Tuesday 30 August 2016

£13 billion fine for Apple for Irish Sweetheart tax deal

A big fine, worth around €3250 to each Irish citizen.

The US are already unhappy because Apple plays as little tax as possible in the USA and is now daring to pay some in Europe too. Not that Apple will mind, might be quite a relief given the huge cash they have built up and limited investment opportunities open to it.

What of Ireland though...the EU is clearly stepping in, rightly, to stop a sweetheart deal in an economic zone of freedom of capital movement. Other companies may be dissuaded from signing such deals and moving there in the future.

Which all makes sense in the EU zone. It does present an opportunity for the UK; attract Apple with a low rate sweetheart deal and get them to base in the UK post-Brexit. Exactly the kind of mercantilist policy Germany has been using for years via the EU.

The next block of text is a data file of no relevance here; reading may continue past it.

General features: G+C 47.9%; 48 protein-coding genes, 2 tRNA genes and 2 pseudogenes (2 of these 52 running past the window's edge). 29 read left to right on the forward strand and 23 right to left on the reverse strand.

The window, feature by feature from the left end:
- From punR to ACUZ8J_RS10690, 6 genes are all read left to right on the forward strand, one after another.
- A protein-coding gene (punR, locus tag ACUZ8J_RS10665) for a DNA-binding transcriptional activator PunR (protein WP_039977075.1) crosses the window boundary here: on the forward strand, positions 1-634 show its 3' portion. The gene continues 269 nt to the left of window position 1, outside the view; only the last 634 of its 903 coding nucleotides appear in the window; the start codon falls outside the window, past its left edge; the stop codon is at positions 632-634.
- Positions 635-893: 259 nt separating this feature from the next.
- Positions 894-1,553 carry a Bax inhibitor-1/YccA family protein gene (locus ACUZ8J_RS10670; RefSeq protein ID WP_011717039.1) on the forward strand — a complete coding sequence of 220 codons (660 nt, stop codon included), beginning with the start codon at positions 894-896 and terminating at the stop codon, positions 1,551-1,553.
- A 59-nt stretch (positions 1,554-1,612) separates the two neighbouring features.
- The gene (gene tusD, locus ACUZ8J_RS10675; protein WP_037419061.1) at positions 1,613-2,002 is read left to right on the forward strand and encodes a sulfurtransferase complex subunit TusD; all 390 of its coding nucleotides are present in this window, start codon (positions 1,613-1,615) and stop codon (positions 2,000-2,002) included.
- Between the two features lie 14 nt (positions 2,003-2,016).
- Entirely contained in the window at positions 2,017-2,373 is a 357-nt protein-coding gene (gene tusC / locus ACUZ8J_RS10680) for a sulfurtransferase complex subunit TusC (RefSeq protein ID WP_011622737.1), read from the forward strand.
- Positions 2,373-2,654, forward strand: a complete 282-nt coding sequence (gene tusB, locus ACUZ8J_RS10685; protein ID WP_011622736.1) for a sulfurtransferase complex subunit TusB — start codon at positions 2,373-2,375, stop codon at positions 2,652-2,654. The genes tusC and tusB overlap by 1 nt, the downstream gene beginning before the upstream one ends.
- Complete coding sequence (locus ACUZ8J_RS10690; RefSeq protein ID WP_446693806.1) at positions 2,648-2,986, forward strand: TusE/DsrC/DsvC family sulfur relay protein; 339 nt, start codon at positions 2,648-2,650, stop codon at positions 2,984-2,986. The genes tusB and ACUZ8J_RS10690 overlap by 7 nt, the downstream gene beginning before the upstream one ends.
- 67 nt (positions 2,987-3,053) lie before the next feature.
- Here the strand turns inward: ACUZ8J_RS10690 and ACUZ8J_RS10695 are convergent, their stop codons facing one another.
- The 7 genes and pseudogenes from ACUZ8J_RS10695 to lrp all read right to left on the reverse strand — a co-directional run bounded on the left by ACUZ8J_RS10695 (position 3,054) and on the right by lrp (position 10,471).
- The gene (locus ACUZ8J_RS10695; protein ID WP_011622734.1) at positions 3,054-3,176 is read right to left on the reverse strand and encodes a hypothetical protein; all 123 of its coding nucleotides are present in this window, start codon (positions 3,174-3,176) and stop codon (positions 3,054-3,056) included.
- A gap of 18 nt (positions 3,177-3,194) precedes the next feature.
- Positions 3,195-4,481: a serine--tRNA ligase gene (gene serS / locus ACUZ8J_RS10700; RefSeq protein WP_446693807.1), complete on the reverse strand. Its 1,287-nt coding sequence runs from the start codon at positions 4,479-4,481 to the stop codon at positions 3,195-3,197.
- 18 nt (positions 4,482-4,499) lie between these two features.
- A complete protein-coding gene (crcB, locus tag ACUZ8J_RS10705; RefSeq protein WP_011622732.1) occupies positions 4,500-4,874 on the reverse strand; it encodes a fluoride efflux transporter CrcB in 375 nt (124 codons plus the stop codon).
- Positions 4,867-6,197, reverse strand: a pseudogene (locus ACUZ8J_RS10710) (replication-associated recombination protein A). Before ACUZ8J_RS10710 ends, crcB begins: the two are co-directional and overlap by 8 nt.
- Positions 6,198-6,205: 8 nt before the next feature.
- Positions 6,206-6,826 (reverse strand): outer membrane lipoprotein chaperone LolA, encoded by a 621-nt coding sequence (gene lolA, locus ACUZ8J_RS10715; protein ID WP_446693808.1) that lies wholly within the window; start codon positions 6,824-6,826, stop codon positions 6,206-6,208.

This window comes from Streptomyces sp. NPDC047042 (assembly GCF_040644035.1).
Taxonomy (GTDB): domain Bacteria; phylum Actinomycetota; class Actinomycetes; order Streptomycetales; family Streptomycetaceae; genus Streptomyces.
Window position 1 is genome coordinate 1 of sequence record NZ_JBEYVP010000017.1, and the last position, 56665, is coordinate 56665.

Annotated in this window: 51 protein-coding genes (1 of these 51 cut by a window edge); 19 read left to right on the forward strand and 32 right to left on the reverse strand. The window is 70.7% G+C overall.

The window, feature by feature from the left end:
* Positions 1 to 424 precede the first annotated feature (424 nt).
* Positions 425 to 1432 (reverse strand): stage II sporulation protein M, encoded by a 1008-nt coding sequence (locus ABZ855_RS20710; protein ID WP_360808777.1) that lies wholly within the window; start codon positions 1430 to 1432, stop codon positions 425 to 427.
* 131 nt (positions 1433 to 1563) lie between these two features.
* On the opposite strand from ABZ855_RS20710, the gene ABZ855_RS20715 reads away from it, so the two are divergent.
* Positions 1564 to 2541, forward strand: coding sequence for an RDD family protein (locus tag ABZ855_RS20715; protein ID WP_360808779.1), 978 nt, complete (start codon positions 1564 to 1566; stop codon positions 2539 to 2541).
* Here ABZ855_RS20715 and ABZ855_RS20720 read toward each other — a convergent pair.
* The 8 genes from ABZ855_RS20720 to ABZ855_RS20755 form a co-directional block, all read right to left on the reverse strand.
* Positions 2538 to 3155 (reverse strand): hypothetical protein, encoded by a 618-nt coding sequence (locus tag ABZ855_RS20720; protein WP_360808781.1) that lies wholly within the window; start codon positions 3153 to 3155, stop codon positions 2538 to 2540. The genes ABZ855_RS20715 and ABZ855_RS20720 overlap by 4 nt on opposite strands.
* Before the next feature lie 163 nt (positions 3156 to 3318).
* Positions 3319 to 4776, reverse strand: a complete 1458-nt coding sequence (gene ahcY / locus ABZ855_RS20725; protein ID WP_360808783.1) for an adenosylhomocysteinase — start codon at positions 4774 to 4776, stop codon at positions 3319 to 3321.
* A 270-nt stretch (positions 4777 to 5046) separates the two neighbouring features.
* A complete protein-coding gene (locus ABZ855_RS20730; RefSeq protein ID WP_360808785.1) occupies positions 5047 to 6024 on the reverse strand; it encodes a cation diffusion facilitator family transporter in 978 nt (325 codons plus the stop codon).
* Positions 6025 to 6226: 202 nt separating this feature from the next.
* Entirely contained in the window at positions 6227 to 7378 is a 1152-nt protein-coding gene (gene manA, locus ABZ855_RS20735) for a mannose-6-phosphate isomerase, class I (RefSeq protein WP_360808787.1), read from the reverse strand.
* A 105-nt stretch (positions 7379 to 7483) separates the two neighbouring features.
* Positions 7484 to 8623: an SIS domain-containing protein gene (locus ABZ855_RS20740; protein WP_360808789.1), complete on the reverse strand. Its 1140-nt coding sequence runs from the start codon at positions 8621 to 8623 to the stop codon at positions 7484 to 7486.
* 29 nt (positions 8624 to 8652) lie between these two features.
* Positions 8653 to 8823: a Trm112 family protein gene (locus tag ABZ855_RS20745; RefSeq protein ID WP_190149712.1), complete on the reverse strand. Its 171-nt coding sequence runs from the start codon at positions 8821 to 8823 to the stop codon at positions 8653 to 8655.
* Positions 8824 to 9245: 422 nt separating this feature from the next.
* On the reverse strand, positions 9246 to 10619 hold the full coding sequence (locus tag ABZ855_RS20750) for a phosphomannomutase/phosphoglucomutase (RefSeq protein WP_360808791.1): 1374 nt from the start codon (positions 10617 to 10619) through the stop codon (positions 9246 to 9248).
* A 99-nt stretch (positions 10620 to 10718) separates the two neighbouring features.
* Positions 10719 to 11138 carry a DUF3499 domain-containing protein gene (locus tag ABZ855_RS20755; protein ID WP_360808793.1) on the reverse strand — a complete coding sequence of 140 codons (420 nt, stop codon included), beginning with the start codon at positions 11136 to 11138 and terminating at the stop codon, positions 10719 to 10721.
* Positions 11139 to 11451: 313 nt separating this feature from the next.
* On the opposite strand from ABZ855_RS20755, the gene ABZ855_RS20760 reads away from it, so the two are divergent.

Interesting choices for Ireland coming up,  its corporate back taxes, it should go to Ireland, but no doubt the EU will try and claim it as a fine for the EU coffers.

All this on a day when France followed Germany in pulling out of TTIP trade negotiations with the USA too. Brexit shares still moving up, EU ones down.


Nick Drew said...

well my objective-setting for David Davis includes "get a deal so good, the Irish should seriously consider joining us"

becomes less and less far-fetched

Raedwald said...

I have nothing but questions;

What of that corrupt crooked little failure kicked out of his own nation's politics for fraudulent behaviour - the notorious drunk Herr Juncker? While in power in Luxembourg he built a large number of sweetheart tax deals for some of the largest global service cos on the planet - will the EU now be after Amazon, Ebay, Starbucks and the rest for billions in back taxes?